I have been sort of waiting for the feeling of Christmas to kick in. I don't know if I've been in a fog because of various work projects and the stuff of life, but I haven't decorated my house, and I've only just started buying some gifts.
But last night it all washed over me. I went to Providence Hall's Service of Lesson and Carols. Since I had never gone to a service like this, which is an Anglican tradition, I had no expectations. Let me tell you, I was utterly, completely blown away.
I won't even begin to try to recreate the evening. For a rough sense of the history of this tradition and what the repertoire was like, you can look up Lessons & Carols on Wikipedia, I suppose. But uniquely, the choral director selects the songs. And our presentation was done with a combination of two choirs -- the Laudate Children's Chorus, a precious group of seventeen children ranging from 5th through 8th grades, bracketed by the Chamber Choir and larger Chorale of Providence Hall. Plus the audience (congregation) participates throughout as well, joining the choirs in singing various Christmas carols.
I had limited expectations also because we are a small school. Thirty-eight of our 75 students are in the choral program. To be honest, I wondered how much talent we would be able to generate!
I was stunningly wrong. I told someone afterward that I have sat through a TON of concerts in twenty-eight years of youth ministry, but I have never listened to choir concert where the students actually believed what they were singing!
The evening got off to an amazing start before it even began: the sanctuary, a classic Episcopal stone church with a high ceiling, which seats 400, was overflowing right before we started. Some staff had to scramble back to our school, two buildings away, to grab as many folding chairs as we could to seat the overflow. The service started with the quiet scraping sound of folding chairs on cement muffled in the back.
I was one of the readers designated to read the lessons: my passage was from Isaiah 11:
The Branch From Jesse1 A shoot will come up from the stump of Jesse;
from his roots a Branch will bear fruit.
2 The Spirit of the LORD will rest on him—
the Spirit of wisdom and of understanding,
the Spirit of counsel and of might,
the Spirit of the knowledge and fear of the LORD—
3 and he will delight in the fear of the LORD.
He will not judge by what he sees with his eyes,
or decide by what he hears with his ears;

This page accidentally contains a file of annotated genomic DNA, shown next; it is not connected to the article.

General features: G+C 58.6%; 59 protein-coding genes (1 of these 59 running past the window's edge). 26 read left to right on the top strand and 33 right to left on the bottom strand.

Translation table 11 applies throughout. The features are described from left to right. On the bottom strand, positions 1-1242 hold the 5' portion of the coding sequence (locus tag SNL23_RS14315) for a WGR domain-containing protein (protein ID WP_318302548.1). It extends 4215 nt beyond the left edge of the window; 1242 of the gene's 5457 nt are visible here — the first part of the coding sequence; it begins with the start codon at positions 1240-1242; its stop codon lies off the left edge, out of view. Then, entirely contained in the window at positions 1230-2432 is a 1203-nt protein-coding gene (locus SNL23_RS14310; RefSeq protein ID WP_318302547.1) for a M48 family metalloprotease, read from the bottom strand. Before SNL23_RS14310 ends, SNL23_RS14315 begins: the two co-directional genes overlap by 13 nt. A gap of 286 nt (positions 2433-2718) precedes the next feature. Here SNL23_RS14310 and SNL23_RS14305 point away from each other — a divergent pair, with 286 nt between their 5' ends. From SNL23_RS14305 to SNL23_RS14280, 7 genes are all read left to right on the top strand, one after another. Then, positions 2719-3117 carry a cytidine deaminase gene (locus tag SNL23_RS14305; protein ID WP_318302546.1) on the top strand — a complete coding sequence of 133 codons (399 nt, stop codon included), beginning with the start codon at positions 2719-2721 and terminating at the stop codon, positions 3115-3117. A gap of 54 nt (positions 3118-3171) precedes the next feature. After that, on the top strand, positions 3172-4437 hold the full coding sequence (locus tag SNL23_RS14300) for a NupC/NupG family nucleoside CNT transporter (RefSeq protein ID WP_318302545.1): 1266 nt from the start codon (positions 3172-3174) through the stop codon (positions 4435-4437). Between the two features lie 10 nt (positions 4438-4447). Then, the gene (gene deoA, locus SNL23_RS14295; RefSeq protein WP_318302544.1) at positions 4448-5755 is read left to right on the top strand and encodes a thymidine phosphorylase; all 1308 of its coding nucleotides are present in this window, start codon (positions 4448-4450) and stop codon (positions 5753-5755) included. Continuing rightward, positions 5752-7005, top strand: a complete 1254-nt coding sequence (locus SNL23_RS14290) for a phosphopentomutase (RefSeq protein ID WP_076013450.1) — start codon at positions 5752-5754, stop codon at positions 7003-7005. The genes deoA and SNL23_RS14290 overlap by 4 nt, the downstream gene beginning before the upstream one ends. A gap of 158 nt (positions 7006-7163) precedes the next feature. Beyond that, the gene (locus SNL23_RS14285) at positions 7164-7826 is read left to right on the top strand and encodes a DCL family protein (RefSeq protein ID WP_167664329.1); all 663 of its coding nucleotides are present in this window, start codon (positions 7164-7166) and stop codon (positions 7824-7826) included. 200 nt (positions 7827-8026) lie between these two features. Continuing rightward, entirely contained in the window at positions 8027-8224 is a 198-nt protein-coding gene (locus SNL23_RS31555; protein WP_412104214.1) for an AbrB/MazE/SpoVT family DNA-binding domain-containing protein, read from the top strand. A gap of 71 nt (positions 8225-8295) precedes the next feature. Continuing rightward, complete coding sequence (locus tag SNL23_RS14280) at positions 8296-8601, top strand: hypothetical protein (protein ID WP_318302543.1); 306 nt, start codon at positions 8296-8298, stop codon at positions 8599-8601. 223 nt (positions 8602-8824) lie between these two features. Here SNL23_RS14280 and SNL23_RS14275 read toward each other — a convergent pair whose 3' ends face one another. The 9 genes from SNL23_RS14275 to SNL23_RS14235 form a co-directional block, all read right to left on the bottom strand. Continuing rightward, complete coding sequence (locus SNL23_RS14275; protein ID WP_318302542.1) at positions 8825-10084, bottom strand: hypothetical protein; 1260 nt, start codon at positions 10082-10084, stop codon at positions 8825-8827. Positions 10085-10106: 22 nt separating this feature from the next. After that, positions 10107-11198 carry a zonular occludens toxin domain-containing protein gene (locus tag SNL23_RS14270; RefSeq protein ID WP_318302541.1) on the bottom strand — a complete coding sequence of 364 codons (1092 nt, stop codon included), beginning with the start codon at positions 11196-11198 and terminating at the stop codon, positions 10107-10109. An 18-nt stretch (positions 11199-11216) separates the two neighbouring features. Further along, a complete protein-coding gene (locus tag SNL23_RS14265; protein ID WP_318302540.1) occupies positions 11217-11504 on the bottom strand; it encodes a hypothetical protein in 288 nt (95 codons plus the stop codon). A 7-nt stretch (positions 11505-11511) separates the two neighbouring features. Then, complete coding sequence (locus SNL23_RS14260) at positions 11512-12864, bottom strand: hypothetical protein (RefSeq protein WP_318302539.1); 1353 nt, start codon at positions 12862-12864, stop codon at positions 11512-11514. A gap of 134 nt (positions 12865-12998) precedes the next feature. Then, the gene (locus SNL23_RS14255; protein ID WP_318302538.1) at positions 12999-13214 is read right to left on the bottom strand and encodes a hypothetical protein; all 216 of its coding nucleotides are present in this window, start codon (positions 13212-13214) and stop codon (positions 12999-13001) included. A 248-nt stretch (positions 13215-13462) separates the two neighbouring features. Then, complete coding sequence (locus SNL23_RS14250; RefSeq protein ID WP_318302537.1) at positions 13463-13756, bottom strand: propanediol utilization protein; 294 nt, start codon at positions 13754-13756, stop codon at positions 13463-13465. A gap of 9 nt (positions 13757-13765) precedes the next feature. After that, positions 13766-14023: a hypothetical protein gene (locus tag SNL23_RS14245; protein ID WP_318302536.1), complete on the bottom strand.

4 but with righteousness he will judge the needy,
with justice he will give decisions for the poor of the earth.
He will strike the earth with the rod of his mouth;
with the breath of his lips he will slay the wicked.
5 Righteousness will be his belt
and faithfulness the sash around his waist.
6 The wolf will live with the lamb,
the leopard will lie down with the goat,
the calf and the lion and the yearling together;
and a little child will lead them.
7 The cow will feed with the bear,
their young will lie down together,
and the lion will eat straw like the ox.
8 The infant will play near the cobra’s den,
the young child will put its hand into the viper’s nest.
9 They will neither harm nor destroy
on all my holy mountain,
for the earth will be filled with the knowledge of the LORD
as the waters cover the sea.
This passage was a gripping reminder to me of how desperately our world needs true shalom, the peace of God. This is not peace as the world gives, which is temporary, usually resulting from a narcotic or distraction, or from an uneasy truce, where both sides still hate one another, but agree to stop the conflict for a time. God's shalom makes things right. There is resolution.
That was expressed as well in this service as the choirs sang the Hope for Resolution: a breathtaking combination of two songs: the classic carol Of the Father's Love Begotten, combined with an African Zulu Freedom Song called Thula Sizwe.
The Hope for Resolution started quietly, with the Laudate Children's Choir singing the Christmas carol in their gentle, hesitant, childish voices...
Of the Father’s love begotten,
Ere the worlds began to be,
He is Alpha and Omega,
He the source, the ending He,
Of the things that are, that have been,
And that future years shall see,
Evermore and evermore!
This carried on for several minutes. I was sitting close. Their faces, concentrated and animated as they sang, consumed my entire attention.
Then the Providence choir eventually folded in with Thula Sizwe, a thumping, driving chant. Initially you cannot understand how these two songs work together. But quickly they weave as one, the words and songs braiding together:
Do not cry
Will protect us
We will get it
Will protect us
The students rocked back and forth, wrapped around the children like a shawl. The little ones stood straight and attentive, using every fiber of their beings to stay on pace with the song as the larger and older choir rocked around them.
I'm glad I did. This is Advent -- celebration of that first coming, the burst of God becoming man and invading the mess we have made, bringing the gospel of hope and purpose. Yet ultimately we were left behind, so in this celebration we also desperately await His return. In other words, we hope for resolution. Where all is made right. Where seemingly dissonant peoples come together as one in worship, delight and true PEACE.
May it be so. Happy Advent and Merry Christmas. Lord Jesus, come quickly.
(For a taste of the evening, listen to this far larger and more advanced choral performance of the two songs. Its grandiosity captures some of the power of my smaller, more intimate but live experience last night.
Since I posted this at first: a parent shared his taping of the service. Here it is. Not the same as being there, but certainly wonderful.)